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Security tight for Thatcher funeral
From: bbc          Published On: April 17, 2013, 06:21 GMT
 
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Security tight for Thatcher funeral

Lady Thatcher's union jack-draped coffin was placed in a chapel in the Palace of Westminster on Tuesday.


A security operation involving more than 4,000 police officers is getting under way for the funeral of former UK Prime Minister Baroness Thatcher.

Lady Thatcher's coffin will travel from Westminster and be taken in procession through central London for the funeral at St Paul's Cathedral at 11:00 BST.

Some 2,300 people, representing 170 countries, are expected to attend. The Queen will be among them.

Scotland Yard said it was expecting some protests along the funeral route.

Lady Thatcher, who was Conservative Prime Minister from 1979 until 1990, died on 8 April, following a stroke, at the age of 87.

'Humble service'

She has been accorded a ceremonial funeral with military honours, one step down from a state funeral.

Her coffin will initially travel by hearse from the Palace of Westminster, where it has lain overnight, to the Church of St Clement Danes - the Central Church of the RAF - on the Strand.

It will then be transferred to a gun carriage to be drawn by the King's Troop Royal Horse Artillery, who will lead it in procession to St Paul's.

The processional route will be lined by more than 700 armed services personnel. A gun salute will be fired from the Tower of London every minute while the procession is taking place.

The Dean of St Paul's said the funeral would be "relatively humble" in line with Lady Thatcher's wishes.

The Very Rev Dr David Ison said she had played a large part in planning the funeral over the past six years.

He said the "simple" service would be in contrast to the "pomp and ceremony" surrounding the transit of the coffin.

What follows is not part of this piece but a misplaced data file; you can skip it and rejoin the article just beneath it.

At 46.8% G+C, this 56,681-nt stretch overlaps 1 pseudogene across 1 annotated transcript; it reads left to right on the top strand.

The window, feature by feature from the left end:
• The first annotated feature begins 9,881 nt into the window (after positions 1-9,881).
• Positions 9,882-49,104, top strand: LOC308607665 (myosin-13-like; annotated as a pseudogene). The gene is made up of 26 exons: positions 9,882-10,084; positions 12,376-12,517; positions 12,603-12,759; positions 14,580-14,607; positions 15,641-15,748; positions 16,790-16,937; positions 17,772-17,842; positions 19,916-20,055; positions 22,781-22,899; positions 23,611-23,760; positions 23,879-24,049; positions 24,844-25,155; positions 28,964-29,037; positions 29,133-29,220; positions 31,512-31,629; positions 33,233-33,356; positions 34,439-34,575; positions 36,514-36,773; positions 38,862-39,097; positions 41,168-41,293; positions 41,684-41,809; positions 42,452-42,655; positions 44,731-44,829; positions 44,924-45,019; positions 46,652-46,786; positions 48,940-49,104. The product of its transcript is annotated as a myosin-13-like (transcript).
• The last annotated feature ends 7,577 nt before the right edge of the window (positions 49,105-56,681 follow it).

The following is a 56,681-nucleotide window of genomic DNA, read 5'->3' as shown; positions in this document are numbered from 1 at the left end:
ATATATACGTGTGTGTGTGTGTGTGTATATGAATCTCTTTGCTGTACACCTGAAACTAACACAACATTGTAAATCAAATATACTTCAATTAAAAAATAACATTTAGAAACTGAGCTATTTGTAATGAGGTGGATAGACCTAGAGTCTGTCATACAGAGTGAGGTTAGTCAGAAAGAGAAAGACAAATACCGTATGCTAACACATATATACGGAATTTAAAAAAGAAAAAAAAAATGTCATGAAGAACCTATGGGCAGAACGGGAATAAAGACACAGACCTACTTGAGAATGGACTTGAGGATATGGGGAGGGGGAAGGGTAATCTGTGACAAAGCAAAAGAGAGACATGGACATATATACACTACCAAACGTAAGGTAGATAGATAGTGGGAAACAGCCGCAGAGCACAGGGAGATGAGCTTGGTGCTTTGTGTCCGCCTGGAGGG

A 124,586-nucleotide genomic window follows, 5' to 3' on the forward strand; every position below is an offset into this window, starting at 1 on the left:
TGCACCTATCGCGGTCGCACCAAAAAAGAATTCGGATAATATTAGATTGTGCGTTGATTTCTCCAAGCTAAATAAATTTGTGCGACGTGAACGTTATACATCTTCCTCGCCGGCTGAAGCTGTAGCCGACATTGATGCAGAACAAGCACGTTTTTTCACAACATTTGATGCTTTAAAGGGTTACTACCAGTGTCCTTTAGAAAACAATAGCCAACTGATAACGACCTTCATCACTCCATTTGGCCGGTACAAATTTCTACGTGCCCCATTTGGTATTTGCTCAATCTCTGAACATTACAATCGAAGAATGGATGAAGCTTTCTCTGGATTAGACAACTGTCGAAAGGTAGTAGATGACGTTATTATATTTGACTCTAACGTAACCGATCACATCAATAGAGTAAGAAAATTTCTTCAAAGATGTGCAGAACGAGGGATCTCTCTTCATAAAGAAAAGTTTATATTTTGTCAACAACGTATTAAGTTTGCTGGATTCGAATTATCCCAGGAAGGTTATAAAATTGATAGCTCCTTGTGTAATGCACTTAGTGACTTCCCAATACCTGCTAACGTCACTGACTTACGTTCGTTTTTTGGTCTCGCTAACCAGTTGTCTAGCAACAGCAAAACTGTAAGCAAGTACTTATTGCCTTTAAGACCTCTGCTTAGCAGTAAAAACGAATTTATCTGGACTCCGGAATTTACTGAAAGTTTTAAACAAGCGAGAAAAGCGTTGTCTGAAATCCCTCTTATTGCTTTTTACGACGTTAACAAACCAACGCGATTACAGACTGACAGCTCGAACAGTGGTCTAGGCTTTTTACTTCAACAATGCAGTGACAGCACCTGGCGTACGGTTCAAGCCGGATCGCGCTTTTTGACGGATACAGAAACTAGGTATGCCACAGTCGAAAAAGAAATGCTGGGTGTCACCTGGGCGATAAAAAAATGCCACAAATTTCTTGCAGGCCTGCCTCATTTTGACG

"Mrs Thatcher wanted something that was very simple and it is not at all triumphalist," he said.

"There is no eulogy, she is only mentioned once or twice in the service. It uses the book of common prayer, which is actually quite austere in places."

As well as the Queen and the Duke of Edinburgh, all 32 members of the current cabinet will attend the service, along with more than 30 members of Lady Thatcher's cabinets from her time as prime minister.

There will be more than 50 guests associated with the Falkland Islands, including veterans from the 1982 conflict with Argentina, but Argentina's ambassador to London, Alicia Castro, has declined an invitation to attend.

In total, two current heads of state, 11 serving prime ministers and 17 serving foreign ministers from around the world will attend.

Six police forces from outside London have sent specialist officers to help with escorting foreign dignitaries.

Various roads along the route will be closed from 07:30 BST, and Transport for London has advised drivers to avoid Westminster and the City of London. The roads are expected to be re-opened as soon as possible following the funeral.

Hours before the funeral, people began to gather outside the cathedral. Estimates by BBC reporters ranged from about 70 to 300 positioned behind barriers before 07:00 BST.

There were union jacks on display, as well as flags from the US, Canada, Scotland, Poland and the Falkland Islands.

'Difficult balance'

Wednesday's House of Commons sitting has been delayed until 14:30 BST, meaning the cancellation of Prime Minister's Questions, in order to allow MPs to attend - a move approved in a Commons vote on Tuesday.

The Metropolitan Police said it had been contacted by a small number of protesters to say they were planning action on the funeral route in protest at the impact of some of Lady Thatcher's policies while she was in power. Other protests are expected elsewhere.

BBC home affairs correspondent Danny Shaw said although Monday's bomb attack at the Boston Marathon was not believed to have led to any significant changes in security for the funeral, it was expected that the police and public would be more vigilant.

He said arguably the biggest headache for police was how to respond to any spontaneous protests along the funeral route or close to mourners.

Senior officers acknowledged they had a "difficult" balance to strike between allowing people to express their opinions and maintaining order, he added.

Police have powers to arrest those who use "threatening, abusive or insulting words or behaviour", but Scotland Yard said it was not for the police to "uphold respect".

Lady Thatcher's union jack-draped coffin was placed in the Palace of Westminster's Chapel of St Mary Undercroft overnight on Tuesday.

A short service, led by the Dean of Westminster, was held for members of the family, senior parliamentarians, and staff from Parliament and Downing Street.

The House of Commons speaker's chaplain kept vigil in the chapel through the night.

The chimes of Big Ben will be silenced for the duration of Lady Thatcher's funeral. St Paul's has published a full funeral order of service.


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